Contributions to Zoology, 86 (1) – 2017R.G. Bina Perl; Sarig Gafny; Yoram Malka; Sharon Renan; Douglas C. Woodhams; Louise Rollins-Smith; James D. Pask; Molly C. Bletz; Eli Geffen; Miguel Vences: Natural history and conservation of the rediscovered Hula painted frog, Latonia nigriventer

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Although amphibians as a group are relatively well-studied, data deficiency still remains an issue that has to be overcome before conservation efforts can be effectively developed. Prior to its supposed extinction, the available information on the Hula painted frog was merely descriptive and only based on three adult specimens and two tadpoles. Without any details on its habitat requirements, activity patterns and reproductive biology, this secretive species went unnoticed for decades, despite numerous attempts to rediscover it in its former, but highly modified habitat. Even though habitat degradation remains a prime concern for most species, recently emerged pathogens have led to an increased awareness of disease-related threats. In this multifaceted threat scenario, basic biological information on the target species is still fundamental for developing risk assessments and conservation strategies, but is not sufficient in itself anymore.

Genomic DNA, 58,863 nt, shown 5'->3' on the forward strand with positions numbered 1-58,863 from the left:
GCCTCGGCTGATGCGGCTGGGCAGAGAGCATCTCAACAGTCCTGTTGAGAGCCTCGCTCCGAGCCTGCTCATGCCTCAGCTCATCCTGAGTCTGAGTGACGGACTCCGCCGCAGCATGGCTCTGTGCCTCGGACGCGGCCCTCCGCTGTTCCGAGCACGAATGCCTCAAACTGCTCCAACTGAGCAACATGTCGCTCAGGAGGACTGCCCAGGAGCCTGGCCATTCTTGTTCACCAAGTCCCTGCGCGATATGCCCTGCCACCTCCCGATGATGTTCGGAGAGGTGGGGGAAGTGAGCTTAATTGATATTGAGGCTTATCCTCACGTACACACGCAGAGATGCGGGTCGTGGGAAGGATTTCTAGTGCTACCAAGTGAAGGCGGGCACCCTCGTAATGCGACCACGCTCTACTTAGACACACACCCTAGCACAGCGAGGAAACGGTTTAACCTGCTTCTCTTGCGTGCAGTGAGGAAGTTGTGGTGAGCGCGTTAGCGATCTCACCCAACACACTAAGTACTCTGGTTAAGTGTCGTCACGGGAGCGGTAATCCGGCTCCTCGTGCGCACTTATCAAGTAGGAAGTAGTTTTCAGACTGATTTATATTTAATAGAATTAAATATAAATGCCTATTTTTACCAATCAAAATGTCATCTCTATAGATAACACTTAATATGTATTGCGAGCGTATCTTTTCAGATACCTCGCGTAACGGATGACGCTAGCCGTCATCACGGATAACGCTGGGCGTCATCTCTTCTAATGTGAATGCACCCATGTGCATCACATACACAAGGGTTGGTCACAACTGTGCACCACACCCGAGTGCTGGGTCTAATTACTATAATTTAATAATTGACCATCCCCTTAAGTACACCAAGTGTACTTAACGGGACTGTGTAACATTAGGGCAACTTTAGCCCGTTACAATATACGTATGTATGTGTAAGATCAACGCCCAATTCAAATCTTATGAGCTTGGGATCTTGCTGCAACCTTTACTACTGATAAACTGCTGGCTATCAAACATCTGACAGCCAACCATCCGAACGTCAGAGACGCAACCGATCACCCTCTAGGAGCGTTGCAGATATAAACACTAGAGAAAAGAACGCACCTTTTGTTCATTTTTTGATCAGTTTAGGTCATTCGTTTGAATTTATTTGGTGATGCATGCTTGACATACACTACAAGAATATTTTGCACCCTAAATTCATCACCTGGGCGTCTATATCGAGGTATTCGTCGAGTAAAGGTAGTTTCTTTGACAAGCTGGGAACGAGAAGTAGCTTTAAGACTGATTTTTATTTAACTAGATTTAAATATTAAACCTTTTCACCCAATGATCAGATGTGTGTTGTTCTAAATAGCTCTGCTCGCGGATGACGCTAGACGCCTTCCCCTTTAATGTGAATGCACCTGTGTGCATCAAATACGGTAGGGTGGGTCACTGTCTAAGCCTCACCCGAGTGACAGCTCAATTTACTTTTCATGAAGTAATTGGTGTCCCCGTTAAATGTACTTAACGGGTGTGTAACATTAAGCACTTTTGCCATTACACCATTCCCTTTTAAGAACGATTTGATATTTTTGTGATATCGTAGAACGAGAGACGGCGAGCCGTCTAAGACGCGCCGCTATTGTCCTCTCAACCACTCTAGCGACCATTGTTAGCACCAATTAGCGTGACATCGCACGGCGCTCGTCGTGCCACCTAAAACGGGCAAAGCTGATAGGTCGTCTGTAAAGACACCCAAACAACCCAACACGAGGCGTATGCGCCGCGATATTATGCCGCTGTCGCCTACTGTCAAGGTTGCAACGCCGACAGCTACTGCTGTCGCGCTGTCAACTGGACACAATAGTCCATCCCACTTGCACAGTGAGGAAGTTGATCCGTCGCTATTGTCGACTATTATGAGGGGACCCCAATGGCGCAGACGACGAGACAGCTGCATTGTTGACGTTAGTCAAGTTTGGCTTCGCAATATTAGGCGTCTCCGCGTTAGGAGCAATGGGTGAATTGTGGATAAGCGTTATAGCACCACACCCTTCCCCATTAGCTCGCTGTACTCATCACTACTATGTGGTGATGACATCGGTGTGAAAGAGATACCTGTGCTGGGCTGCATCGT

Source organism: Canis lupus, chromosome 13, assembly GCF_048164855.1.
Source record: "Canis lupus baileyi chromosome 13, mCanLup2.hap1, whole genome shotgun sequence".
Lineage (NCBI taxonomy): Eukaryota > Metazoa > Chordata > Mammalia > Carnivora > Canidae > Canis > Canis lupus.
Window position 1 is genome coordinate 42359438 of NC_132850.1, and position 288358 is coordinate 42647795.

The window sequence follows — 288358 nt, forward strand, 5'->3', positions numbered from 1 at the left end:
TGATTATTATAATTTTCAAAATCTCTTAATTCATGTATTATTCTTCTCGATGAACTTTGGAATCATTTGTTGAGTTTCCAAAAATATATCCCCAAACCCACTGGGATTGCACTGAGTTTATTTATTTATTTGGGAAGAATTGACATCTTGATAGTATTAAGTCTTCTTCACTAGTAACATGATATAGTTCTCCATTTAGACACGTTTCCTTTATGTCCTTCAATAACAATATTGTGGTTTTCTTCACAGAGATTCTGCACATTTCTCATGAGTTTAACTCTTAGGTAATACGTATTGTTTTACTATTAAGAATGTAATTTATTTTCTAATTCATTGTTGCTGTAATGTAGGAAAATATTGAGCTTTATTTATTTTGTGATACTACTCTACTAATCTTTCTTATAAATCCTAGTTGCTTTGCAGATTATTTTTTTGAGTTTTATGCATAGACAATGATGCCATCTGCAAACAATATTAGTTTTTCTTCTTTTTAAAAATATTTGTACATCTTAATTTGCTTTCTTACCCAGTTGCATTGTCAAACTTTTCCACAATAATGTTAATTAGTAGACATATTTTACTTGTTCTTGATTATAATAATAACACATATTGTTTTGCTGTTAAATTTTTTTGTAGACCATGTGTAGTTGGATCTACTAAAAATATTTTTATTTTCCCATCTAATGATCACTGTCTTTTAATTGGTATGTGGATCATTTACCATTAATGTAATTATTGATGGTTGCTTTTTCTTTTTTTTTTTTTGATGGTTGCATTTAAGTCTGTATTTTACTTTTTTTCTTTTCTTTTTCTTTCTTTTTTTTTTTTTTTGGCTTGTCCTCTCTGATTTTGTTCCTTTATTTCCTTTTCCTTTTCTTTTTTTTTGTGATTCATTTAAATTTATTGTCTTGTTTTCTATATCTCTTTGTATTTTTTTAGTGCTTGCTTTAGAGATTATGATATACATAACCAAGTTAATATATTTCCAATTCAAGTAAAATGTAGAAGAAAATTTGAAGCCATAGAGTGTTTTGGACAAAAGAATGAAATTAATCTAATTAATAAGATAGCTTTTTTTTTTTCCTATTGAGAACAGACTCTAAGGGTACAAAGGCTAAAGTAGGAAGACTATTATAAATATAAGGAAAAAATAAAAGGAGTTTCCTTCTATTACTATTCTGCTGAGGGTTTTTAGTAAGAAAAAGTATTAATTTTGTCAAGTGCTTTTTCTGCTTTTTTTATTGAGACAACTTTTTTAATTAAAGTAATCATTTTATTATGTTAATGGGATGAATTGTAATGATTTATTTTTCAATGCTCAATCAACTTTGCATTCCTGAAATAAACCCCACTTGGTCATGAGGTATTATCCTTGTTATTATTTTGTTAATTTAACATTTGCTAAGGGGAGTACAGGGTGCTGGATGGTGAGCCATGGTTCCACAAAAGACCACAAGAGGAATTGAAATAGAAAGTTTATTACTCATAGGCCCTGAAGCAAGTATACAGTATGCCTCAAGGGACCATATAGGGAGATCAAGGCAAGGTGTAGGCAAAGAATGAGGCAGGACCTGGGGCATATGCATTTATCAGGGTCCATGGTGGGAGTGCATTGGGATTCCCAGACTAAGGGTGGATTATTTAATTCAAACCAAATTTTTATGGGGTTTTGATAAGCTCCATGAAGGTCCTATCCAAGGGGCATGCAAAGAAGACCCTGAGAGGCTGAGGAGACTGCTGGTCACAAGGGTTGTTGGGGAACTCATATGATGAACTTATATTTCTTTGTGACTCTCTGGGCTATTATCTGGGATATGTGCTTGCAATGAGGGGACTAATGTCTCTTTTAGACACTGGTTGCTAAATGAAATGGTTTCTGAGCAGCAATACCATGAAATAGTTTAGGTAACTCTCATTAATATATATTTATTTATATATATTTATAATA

In our study, we have provided detailed morphological descriptions of both adults and tadpoles and have compiled first findings on the behaviour, activity patterns and vocalisation of L. nigriventer as well as initial information on its habitat. Together with our preliminary results on the presence of Bd on the Hula painted frog, our findings are important means to direct future research and conservation management of this critically endangered amphibian.

Our surveys in the Hula Valley and adjacent regions of northern Israel confirmed that L. nigriventer is a localised species that occurs within and in close vicinity to the Hula Nature Reserve. This wetland site became Israel’s first nature reserve in 1964 (Israel Nature and Parks Authority 2015) and is a closely monitored haven for a rich vertebrate fauna (Table S1) that – with exception of a fenced circular path – is not accessible to the public. By contrast, the site at Yesod HaMa’ala is subject to heavy anthropogenic influences, e.g. extensive rubbish dumping, petrol spills, near agricultural pesticide applications as well as occasionally free-roaming horses. The newly discovered large population at this heavily disturbed site not only demonstrates the adaptability of this rare frog to different environmental conditions, but is furthermore likely to be crucial for its overall survival. In addition, the confirmation of recent reproductive events at that site as well as the fact that adult individuals can reach snout-vent lengths of up to almost 130 mm while juveniles and tadpoles are comparatively tiny, illuminate aspects of the species’ life history that will guide future conservation planning.